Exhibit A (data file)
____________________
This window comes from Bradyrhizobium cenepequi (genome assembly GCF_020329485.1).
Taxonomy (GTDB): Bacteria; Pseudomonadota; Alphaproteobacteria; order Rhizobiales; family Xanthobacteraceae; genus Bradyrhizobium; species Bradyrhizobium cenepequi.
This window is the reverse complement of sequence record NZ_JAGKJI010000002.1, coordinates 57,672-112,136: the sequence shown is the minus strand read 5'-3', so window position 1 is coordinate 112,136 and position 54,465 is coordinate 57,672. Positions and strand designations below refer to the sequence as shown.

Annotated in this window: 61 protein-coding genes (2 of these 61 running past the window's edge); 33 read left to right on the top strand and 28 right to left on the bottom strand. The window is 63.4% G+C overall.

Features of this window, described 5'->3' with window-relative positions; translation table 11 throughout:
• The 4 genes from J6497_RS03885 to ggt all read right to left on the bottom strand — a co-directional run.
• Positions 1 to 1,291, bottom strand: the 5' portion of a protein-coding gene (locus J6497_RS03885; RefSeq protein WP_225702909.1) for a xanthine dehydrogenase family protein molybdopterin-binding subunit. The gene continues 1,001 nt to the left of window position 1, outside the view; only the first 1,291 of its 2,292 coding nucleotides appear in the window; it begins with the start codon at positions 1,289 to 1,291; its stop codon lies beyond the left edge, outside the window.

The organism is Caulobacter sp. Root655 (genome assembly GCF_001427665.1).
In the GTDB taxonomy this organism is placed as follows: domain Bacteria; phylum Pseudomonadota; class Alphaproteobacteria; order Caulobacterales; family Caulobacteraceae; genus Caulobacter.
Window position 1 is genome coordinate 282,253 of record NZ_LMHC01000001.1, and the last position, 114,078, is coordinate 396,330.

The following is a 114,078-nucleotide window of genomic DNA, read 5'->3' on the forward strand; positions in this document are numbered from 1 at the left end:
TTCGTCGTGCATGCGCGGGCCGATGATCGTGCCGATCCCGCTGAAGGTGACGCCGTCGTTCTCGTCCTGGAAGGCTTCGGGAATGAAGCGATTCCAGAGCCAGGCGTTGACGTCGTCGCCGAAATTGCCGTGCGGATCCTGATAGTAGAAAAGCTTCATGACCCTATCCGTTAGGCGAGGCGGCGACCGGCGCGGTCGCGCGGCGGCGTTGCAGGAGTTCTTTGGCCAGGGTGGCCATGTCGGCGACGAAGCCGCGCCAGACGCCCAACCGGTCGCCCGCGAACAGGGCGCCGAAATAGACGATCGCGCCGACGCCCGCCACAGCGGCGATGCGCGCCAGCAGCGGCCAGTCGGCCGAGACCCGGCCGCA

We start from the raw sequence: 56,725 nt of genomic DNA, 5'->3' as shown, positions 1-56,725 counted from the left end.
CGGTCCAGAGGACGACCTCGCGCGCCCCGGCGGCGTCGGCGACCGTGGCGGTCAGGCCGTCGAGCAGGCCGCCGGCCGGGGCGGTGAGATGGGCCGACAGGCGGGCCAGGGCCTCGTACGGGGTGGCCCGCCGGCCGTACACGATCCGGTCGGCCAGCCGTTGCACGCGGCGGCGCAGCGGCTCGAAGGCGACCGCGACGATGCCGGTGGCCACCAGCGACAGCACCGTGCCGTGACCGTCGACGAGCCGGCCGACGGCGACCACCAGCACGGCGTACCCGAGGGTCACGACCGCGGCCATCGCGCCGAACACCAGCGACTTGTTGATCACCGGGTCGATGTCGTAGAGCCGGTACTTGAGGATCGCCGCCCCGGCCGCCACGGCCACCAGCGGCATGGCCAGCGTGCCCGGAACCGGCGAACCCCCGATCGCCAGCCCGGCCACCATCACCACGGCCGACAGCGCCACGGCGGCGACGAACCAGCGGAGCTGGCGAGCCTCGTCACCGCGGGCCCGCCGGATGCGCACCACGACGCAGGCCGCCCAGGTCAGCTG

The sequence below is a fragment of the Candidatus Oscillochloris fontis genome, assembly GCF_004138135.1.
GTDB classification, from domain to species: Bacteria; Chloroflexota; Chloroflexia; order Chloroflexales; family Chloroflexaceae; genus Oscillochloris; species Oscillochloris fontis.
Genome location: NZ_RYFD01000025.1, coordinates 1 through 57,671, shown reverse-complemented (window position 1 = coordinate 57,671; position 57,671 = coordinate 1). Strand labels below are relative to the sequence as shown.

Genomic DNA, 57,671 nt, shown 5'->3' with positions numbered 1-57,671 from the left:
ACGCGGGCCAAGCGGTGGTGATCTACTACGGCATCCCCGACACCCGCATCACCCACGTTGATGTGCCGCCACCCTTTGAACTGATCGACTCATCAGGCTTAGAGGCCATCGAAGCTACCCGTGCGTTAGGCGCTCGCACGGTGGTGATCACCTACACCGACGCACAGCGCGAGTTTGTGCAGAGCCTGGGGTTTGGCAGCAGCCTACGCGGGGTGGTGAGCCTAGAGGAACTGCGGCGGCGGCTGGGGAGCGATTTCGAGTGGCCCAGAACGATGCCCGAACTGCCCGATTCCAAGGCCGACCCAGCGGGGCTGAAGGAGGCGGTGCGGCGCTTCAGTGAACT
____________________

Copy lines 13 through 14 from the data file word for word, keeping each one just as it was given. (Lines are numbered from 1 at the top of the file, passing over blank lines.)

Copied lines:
We start from the raw sequence: 56,725 nt of genomic DNA, 5'->3' as shown, positions 1-56,725 counted from the left end.
CGGTCCAGAGGACGACCTCGCGCGCCCCGGCGGCGTCGGCGACCGTGGCGGTCAGGCCGTCGAGCAGGCCGCCGGCCGGGGCGGTGAGATGGGCCGACAGGCGGGCCAGGGCCTCGTACGGGGTGGCCCGCCGGCCGTACACGATCCGGTCGGCCAGCCGTTGCACGCGGCGGCGCAGCGGCTCGAAGGCGACCGCGACGATGCCGGTGGCCACCAGCGACAGCACCGTGCCGTGACCGTCGACGAGCCGGCCGACGGCGACCACCAGCACGGCGTACCCGAGGGTCACGACCGCGGCCATCGCGCCGAACACCAGCGACTTGTTGATCACCGGGTCGATGTCGTAGAGCCGGTACTTGAGGATCGCCGCCCCGGCCGCCACGGCCACCAGCGGCATGGCCAGCGTGCCCGGAACCGGCGAACCCCCGATCGCCAGCCCGGCCACCATCACCACGGCCGACAGCGCCACGGCGGCGACGAACCAGCGGAGCTGGCGAGCCTCGTCACCGCGGGCCCGCCGGATGCGCACCACGACGCAGGCCGCCCAGGTCAGCTG